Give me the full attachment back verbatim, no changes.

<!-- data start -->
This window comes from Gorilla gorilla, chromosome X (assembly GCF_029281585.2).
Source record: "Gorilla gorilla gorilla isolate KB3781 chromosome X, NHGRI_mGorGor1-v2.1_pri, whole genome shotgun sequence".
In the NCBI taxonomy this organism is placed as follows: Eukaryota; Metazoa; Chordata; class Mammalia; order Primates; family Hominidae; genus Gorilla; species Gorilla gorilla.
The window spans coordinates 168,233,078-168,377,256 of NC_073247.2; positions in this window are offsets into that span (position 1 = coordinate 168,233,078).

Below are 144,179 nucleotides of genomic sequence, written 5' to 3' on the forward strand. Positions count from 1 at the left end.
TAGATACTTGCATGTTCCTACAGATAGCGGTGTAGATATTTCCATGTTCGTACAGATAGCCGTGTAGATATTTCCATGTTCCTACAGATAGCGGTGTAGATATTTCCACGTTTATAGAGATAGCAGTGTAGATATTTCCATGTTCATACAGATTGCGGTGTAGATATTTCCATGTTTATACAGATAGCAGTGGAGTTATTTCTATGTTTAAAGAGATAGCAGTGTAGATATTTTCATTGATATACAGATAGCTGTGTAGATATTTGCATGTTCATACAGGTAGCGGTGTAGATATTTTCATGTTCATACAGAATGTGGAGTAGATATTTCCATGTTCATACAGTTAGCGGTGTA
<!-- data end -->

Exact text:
This window comes from Gorilla gorilla, chromosome X (assembly GCF_029281585.2).
Source record: "Gorilla gorilla gorilla isolate KB3781 chromosome X, NHGRI_mGorGor1-v2.1_pri, whole genome shotgun sequence".
In the NCBI taxonomy this organism is placed as follows: Eukaryota; Metazoa; Chordata; class Mammalia; order Primates; family Hominidae; genus Gorilla; species Gorilla gorilla.
The window spans coordinates 168,233,078-168,377,256 of NC_073247.2; positions in this window are offsets into that span (position 1 = coordinate 168,233,078).

Below are 144,179 nucleotides of genomic sequence, written 5' to 3' on the forward strand. Positions count from 1 at the left end.
TAGATACTTGCATGTTCCTACAGATAGCGGTGTAGATATTTCCATGTTCGTACAGATAGCCGTGTAGATATTTCCATGTTCCTACAGATAGCGGTGTAGATATTTCCACGTTTATAGAGATAGCAGTGTAGATATTTCCATGTTCATACAGATTGCGGTGTAGATATTTCCATGTTTATACAGATAGCAGTGGAGTTATTTCTATGTTTAAAGAGATAGCAGTGTAGATATTTTCATTGATATACAGATAGCTGTGTAGATATTTGCATGTTCATACAGGTAGCGGTGTAGATATTTTCATGTTCATACAGAATGTGGAGTAGATATTTCCATGTTCATACAGTTAGCGGTGTA